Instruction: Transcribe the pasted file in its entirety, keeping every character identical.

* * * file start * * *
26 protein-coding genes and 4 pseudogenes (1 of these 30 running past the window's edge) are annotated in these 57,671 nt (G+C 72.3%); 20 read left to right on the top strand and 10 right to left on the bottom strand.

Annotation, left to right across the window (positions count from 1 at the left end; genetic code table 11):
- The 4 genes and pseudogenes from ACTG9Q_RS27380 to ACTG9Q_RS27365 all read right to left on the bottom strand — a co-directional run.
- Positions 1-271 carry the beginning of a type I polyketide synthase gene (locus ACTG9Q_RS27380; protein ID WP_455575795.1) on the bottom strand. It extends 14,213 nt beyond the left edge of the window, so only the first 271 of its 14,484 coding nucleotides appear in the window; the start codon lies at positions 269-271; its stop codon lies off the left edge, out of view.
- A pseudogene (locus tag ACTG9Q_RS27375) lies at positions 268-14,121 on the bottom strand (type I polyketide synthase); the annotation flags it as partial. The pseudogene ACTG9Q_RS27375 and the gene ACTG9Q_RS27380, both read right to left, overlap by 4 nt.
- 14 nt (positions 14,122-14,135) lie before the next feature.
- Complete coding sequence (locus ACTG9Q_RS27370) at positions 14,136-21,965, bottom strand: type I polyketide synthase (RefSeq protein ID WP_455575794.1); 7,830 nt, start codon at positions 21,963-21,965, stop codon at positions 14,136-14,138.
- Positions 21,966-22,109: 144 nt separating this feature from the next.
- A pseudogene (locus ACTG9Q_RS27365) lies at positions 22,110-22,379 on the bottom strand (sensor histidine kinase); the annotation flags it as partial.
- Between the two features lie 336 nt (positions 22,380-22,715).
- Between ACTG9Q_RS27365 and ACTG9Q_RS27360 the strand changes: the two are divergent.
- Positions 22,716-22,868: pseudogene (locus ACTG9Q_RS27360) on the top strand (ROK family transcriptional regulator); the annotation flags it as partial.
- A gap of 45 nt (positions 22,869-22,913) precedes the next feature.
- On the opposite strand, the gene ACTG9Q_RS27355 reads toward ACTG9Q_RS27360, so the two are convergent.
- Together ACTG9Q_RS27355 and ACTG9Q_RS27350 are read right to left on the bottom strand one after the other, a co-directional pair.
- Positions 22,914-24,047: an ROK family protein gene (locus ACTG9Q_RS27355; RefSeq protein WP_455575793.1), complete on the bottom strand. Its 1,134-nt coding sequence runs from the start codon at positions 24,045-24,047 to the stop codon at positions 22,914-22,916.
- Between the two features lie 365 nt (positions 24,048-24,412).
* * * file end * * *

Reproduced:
26 protein-coding genes and 4 pseudogenes (1 of these 30 running past the window's edge) are annotated in these 57,671 nt (G+C 72.3%); 20 read left to right on the top strand and 10 right to left on the bottom strand.

Annotation, left to right across the window (positions count from 1 at the left end; genetic code table 11):
- The 4 genes and pseudogenes from ACTG9Q_RS27380 to ACTG9Q_RS27365 all read right to left on the bottom strand — a co-directional run.
- Positions 1-271 carry the beginning of a type I polyketide synthase gene (locus ACTG9Q_RS27380; protein ID WP_455575795.1) on the bottom strand. It extends 14,213 nt beyond the left edge of the window, so only the first 271 of its 14,484 coding nucleotides appear in the window; the start codon lies at positions 269-271; its stop codon lies off the left edge, out of view.
- A pseudogene (locus tag ACTG9Q_RS27375) lies at positions 268-14,121 on the bottom strand (type I polyketide synthase); the annotation flags it as partial. The pseudogene ACTG9Q_RS27375 and the gene ACTG9Q_RS27380, both read right to left, overlap by 4 nt.
- 14 nt (positions 14,122-14,135) lie before the next feature.
- Complete coding sequence (locus ACTG9Q_RS27370) at positions 14,136-21,965, bottom strand: type I polyketide synthase (RefSeq protein ID WP_455575794.1); 7,830 nt, start codon at positions 21,963-21,965, stop codon at positions 14,136-14,138.
- Positions 21,966-22,109: 144 nt separating this feature from the next.
- A pseudogene (locus ACTG9Q_RS27365) lies at positions 22,110-22,379 on the bottom strand (sensor histidine kinase); the annotation flags it as partial.
- Between the two features lie 336 nt (positions 22,380-22,715).
- Between ACTG9Q_RS27365 and ACTG9Q_RS27360 the strand changes: the two are divergent.
- Positions 22,716-22,868: pseudogene (locus ACTG9Q_RS27360) on the top strand (ROK family transcriptional regulator); the annotation flags it as partial.
- A gap of 45 nt (positions 22,869-22,913) precedes the next feature.
- On the opposite strand, the gene ACTG9Q_RS27355 reads toward ACTG9Q_RS27360, so the two are convergent.
- Together ACTG9Q_RS27355 and ACTG9Q_RS27350 are read right to left on the bottom strand one after the other, a co-directional pair.
- Positions 22,914-24,047: an ROK family protein gene (locus ACTG9Q_RS27355; RefSeq protein WP_455575793.1), complete on the bottom strand. Its 1,134-nt coding sequence runs from the start codon at positions 24,045-24,047 to the stop codon at positions 22,914-22,916.
- Between the two features lie 365 nt (positions 24,048-24,412).